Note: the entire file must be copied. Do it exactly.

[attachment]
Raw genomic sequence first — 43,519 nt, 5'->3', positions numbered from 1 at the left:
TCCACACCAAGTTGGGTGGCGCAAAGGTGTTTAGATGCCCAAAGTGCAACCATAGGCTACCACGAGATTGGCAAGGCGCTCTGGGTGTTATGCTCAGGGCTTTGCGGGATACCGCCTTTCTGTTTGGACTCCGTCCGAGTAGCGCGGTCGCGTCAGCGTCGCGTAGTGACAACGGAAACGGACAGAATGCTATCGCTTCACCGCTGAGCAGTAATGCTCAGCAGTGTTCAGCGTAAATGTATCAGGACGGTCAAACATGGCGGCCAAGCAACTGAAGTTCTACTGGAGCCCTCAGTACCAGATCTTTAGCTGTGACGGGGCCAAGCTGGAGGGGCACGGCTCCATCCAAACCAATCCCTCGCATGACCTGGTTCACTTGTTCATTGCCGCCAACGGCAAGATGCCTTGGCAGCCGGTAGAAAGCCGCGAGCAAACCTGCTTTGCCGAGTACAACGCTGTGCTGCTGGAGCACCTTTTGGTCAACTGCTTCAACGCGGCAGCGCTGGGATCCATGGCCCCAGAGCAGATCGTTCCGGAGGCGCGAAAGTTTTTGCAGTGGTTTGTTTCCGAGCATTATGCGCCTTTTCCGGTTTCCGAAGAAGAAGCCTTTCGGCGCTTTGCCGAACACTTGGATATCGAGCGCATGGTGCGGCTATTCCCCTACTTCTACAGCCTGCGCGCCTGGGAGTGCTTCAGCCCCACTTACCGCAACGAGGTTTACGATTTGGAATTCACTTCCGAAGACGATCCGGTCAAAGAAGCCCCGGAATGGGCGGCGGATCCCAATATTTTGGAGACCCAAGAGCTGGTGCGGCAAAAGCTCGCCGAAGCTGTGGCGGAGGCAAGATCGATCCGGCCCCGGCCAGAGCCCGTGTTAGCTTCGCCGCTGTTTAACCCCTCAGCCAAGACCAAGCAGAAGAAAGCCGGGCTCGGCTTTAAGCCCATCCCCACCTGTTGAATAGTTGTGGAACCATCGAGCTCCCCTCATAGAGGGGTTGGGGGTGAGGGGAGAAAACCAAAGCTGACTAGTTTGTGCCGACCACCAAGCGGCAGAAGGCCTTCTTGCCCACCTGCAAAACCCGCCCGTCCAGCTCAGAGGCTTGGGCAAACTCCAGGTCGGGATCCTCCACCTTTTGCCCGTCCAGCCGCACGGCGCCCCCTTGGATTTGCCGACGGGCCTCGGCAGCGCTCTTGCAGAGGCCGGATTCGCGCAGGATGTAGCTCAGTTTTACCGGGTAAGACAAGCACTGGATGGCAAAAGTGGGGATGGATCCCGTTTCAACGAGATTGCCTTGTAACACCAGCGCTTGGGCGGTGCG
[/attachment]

Raw genomic sequence first — 43,519 nt, 5'->3', positions numbered from 1 at the left:
TCCACACCAAGTTGGGTGGCGCAAAGGTGTTTAGATGCCCAAAGTGCAACCATAGGCTACCACGAGATTGGCAAGGCGCTCTGGGTGTTATGCTCAGGGCTTTGCGGGATACCGCCTTTCTGTTTGGACTCCGTCCGAGTAGCGCGGTCGCGTCAGCGTCGCGTAGTGACAACGGAAACGGACAGAATGCTATCGCTTCACCGCTGAGCAGTAATGCTCAGCAGTGTTCAGCGTAAATGTATCAGGACGGTCAAACATGGCGGCCAAGCAACTGAAGTTCTACTGGAGCCCTCAGTACCAGATCTTTAGCTGTGACGGGGCCAAGCTGGAGGGGCACGGCTCCATCCAAACCAATCCCTCGCATGACCTGGTTCACTTGTTCATTGCCGCCAACGGCAAGATGCCTTGGCAGCCGGTAGAAAGCCGCGAGCAAACCTGCTTTGCCGAGTACAACGCTGTGCTGCTGGAGCACCTTTTGGTCAACTGCTTCAACGCGGCAGCGCTGGGATCCATGGCCCCAGAGCAGATCGTTCCGGAGGCGCGAAAGTTTTTGCAGTGGTTTGTTTCCGAGCATTATGCGCCTTTTCCGGTTTCCGAAGAAGAAGCCTTTCGGCGCTTTGCCGAACACTTGGATATCGAGCGCATGGTGCGGCTATTCCCCTACTTCTACAGCCTGCGCGCCTGGGAGTGCTTCAGCCCCACTTACCGCAACGAGGTTTACGATTTGGAATTCACTTCCGAAGACGATCCGGTCAAAGAAGCCCCGGAATGGGCGGCGGATCCCAATATTTTGGAGACCCAAGAGCTGGTGCGGCAAAAGCTCGCCGAAGCTGTGGCGGAGGCAAGATCGATCCGGCCCCGGCCAGAGCCCGTGTTAGCTTCGCCGCTGTTTAACCCCTCAGCCAAGACCAAGCAGAAGAAAGCCGGGCTCGGCTTTAAGCCCATCCCCACCTGTTGAATAGTTGTGGAACCATCGAGCTCCCCTCATAGAGGGGTTGGGGGTGAGGGGAGAAAACCAAAGCTGACTAGTTTGTGCCGACCACCAAGCGGCAGAAGGCCTTCTTGCCCACCTGCAAAACCCGCCCGTCCAGCTCAGAGGCTTGGGCAAACTCCAGGTCGGGATCCTCCACCTTTTGCCCGTCCAGCCGCACGGCGCCCCCTTGGATTTGCCGACGGGCCTCGGCAGCGCTCTTGCAGAGGCCGGATTCGCGCAGGATGTAGCTCAGTTTTACCGGGTAAGACAAGCACTGGATGGCAAAAGTGGGGATGGATCCCGTTTCAACGAGATTGCCTTGTAACACCAGCGCTTGGGCGGTGCG